**T**he Sudoku puzzle in this Sunday edition of **Le Monde** was horrendously difficult, so after spending one hour with only 4 entries filled, I decided to feed it to the simulated annealing R program I wrote while visiting SAMSI last year. The R program reached the exact (and only) solution in about 6000 iterations, as shown (?) on the graph above. The Sudoku grid is defined in the R program by a 9×9 matrix s and the simulated annealing target function counts the number of duplicates

target=function(s){

tar=sum(apply(s,1,duplicated)+apply(s,2,duplicated))

for (r in 1:9){** **

bloa=(1:3)+3*(r-1)%%3

blob=(1:3)+3*trunc((r-1)/3)

tar=tar+sum(duplicated(as.vector(s[bloa,blob])))

}

return(tar)

}

**A**fter pruning out the deterministic entries (3 in my case!), the R program uses the temperature sequence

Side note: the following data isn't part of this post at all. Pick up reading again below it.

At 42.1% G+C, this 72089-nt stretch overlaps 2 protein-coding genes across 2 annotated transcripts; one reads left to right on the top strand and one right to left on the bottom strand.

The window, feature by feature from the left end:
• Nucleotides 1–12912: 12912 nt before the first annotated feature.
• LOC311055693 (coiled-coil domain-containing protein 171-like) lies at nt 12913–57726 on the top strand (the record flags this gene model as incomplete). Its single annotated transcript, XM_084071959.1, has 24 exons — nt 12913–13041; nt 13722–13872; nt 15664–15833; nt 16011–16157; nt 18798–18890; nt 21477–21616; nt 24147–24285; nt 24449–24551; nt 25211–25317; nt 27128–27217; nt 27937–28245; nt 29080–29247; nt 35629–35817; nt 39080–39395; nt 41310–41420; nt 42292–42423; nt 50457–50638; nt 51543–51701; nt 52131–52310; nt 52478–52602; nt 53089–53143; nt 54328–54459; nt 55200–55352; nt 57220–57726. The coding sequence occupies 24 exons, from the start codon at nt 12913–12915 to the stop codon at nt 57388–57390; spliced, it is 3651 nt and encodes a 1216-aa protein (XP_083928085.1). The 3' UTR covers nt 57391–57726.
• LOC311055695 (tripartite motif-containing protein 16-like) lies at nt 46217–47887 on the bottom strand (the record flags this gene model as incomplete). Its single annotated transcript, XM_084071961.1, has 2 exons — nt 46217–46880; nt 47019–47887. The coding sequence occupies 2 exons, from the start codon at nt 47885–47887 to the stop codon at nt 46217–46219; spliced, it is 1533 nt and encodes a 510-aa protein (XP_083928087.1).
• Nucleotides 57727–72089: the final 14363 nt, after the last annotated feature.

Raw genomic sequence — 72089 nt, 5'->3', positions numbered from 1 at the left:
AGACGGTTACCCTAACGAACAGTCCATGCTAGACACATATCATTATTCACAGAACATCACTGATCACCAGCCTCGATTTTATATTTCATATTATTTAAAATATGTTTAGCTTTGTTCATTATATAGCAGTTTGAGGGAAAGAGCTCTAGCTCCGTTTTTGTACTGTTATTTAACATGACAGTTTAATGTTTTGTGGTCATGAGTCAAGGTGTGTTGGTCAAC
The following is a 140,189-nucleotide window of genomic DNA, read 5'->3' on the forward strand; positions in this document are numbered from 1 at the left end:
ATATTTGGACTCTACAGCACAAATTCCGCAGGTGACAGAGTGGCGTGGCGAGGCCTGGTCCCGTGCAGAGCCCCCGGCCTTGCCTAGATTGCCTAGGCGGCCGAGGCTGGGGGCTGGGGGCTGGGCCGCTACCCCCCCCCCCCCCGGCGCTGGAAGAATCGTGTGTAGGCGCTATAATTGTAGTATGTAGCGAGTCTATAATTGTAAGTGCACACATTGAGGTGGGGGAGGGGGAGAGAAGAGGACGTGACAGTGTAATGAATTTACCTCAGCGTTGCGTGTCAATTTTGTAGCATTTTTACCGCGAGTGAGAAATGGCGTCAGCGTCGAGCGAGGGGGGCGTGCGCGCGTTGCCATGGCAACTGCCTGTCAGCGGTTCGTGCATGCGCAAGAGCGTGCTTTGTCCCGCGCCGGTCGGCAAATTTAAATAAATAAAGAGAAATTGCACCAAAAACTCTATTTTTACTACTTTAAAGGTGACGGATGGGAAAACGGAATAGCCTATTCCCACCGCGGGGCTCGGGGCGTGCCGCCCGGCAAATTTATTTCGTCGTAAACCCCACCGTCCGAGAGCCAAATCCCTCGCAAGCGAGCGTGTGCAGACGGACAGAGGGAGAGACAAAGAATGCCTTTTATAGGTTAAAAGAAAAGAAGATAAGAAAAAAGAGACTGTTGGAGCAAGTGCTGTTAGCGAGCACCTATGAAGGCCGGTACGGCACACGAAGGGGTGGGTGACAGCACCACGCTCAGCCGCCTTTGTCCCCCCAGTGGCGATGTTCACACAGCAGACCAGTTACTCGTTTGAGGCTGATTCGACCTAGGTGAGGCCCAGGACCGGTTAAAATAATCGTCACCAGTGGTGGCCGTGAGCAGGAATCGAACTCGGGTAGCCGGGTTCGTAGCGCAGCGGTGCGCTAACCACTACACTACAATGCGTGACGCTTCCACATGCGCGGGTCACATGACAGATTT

lmax=10^5#/target(matrix(sample(1:9,81,rep=T),ncol=9))

temps=exp(sqrt(seq(1,log(lmax)^2,le=Niter+1)))

to weight the target function. and it runs over the 10,000 iterations random moves on some of the unallocated sites. On the graph above, the green dots correspond to accepted moves. The yellow dots correspond to accepted proposals to move a single site. These choices lead to a correct solution most of the time, the other cases most often producing a penalty of two. (Please note there is nothing optimised about my code. It takes ten to twenty minutes to produce the graph above. a far cry from the fastest Sudoku solvers!)

Filed under: R, Statistics Tagged: simulated annealing, sudoku

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**Tags:** R, simulated annealing, statistics, sudoku